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J Pediatr Surg. 1994 Nov;29(11):1409-11.

Predictive factors of the outcome of traumatic cervical spine fracture in children.

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1
Division of Pediatric Surgery, Mayo Clinic, Rochester, MN 55905.

Abstract

The uncommon traumatic cervical spine fractures and dislocations were studied in 227 consecutively treated children (1 to 17 years of age). Lower cervical spine injuries (C-3 to C-7) affected 73% of our patients. However, among the 38 patients younger than 8 years of age, 87% had an injury at the C-3 level or higher (P < .0001). There were 19 fatalities (8.4%), all of which were associated with injuries at the C-4 level or higher. Of the 11 patients with atlanto-axial fracture or dislocation, all died soon after the injury. All had an unstable fracture and cord transection that resulted in cardiorespiratory collapse. Injuries at the vertebral levels C-1, C-2, C-3, and C-4 were associated with fatality rates of 17%, 9%, 4.3%, and 3.7%, respectively. No fatalities were encountered among patients with lesions lower than C-4. The authors conclude that the younger the age, the higher the cervical spine injury, and that the fatality rate correlates directly with the level of cervical spine fracture.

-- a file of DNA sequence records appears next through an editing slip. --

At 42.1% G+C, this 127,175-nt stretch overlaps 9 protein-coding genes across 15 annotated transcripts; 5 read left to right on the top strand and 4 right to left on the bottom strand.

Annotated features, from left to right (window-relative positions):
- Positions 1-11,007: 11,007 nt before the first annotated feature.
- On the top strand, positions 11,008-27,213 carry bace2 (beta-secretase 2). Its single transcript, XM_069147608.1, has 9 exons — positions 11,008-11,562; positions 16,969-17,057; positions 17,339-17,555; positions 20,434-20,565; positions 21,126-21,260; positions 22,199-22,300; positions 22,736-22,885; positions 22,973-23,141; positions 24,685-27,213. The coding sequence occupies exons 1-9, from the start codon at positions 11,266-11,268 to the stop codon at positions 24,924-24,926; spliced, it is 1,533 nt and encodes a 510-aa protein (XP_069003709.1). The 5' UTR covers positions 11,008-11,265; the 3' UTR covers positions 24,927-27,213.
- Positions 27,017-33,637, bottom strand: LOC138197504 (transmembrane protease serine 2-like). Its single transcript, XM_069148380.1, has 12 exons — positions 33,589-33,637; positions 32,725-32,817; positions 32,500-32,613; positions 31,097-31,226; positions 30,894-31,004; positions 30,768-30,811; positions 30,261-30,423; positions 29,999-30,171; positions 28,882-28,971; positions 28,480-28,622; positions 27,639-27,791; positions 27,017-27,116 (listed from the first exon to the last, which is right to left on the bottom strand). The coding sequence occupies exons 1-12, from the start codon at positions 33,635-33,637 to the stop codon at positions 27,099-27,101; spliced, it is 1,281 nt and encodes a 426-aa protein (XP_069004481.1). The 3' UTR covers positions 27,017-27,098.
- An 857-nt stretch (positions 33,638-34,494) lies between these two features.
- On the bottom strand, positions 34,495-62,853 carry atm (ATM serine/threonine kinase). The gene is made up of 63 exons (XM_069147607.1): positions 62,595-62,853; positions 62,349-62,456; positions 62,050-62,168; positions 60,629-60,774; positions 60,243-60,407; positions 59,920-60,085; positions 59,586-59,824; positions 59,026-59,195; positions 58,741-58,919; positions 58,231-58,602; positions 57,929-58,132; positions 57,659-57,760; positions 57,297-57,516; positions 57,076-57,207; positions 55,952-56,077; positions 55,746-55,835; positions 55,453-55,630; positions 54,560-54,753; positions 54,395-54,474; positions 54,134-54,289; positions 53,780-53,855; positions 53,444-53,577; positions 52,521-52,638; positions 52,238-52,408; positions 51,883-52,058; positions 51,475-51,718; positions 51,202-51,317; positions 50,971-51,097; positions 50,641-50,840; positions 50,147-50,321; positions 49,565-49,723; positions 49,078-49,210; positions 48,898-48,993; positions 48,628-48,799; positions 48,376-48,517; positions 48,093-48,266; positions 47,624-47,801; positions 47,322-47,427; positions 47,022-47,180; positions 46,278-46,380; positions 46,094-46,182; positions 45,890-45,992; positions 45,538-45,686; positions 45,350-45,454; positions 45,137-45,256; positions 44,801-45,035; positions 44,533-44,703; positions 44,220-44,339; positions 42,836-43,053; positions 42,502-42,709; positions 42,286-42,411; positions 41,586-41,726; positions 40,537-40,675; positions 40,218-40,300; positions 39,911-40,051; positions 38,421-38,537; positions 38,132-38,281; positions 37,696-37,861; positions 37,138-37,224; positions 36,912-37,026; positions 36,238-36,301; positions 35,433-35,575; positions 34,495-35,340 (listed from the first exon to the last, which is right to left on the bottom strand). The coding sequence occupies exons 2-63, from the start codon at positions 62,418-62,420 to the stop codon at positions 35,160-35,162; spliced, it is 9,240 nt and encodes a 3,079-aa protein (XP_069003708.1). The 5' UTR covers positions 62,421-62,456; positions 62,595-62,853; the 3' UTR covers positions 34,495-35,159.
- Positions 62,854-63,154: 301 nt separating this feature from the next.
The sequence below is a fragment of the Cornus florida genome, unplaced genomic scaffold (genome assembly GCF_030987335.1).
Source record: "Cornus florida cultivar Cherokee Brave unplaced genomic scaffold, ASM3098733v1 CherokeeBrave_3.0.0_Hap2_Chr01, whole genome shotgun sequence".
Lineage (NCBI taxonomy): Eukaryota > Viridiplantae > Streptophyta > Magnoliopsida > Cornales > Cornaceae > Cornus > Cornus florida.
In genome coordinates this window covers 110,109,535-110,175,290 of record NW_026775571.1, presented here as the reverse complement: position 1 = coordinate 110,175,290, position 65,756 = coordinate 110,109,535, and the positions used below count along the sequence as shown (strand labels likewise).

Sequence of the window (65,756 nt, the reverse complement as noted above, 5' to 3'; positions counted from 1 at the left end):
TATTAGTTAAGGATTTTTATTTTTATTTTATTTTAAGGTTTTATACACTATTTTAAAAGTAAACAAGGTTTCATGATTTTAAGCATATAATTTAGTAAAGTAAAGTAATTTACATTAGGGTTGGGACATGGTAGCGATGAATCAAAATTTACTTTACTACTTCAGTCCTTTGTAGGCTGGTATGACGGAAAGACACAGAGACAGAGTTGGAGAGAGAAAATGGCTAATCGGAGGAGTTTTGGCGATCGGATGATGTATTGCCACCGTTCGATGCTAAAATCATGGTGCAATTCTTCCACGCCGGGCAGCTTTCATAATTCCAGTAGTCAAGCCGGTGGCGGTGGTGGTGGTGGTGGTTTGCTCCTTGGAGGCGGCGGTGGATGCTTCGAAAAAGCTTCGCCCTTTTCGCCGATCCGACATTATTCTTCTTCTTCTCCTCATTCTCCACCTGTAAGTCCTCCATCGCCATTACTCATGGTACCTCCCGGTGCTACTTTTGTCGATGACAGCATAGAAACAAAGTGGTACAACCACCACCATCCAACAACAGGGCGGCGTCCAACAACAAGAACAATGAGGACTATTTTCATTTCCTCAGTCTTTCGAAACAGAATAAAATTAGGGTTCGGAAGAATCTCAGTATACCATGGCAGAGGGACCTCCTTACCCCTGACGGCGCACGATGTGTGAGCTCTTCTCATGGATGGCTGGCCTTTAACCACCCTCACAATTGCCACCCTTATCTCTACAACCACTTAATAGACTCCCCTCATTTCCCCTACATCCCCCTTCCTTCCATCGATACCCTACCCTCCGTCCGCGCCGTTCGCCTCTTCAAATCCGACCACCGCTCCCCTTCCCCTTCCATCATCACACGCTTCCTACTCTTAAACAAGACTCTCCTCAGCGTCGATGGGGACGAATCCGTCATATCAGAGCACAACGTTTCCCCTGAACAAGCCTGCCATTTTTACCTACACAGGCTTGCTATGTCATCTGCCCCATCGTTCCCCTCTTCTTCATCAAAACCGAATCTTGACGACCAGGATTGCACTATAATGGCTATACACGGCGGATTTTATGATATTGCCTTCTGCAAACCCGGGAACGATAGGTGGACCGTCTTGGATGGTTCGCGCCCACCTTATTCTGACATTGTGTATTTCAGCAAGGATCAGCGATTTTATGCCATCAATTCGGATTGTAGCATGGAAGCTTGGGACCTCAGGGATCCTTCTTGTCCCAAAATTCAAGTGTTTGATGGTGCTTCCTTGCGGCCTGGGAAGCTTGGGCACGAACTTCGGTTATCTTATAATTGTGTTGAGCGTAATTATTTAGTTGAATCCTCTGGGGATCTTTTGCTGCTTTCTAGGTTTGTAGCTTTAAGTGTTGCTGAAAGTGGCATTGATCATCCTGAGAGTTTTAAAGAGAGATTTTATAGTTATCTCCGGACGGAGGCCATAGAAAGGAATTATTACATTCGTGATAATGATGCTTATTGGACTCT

PMID:
7844708
[Indexed for MEDLINE]

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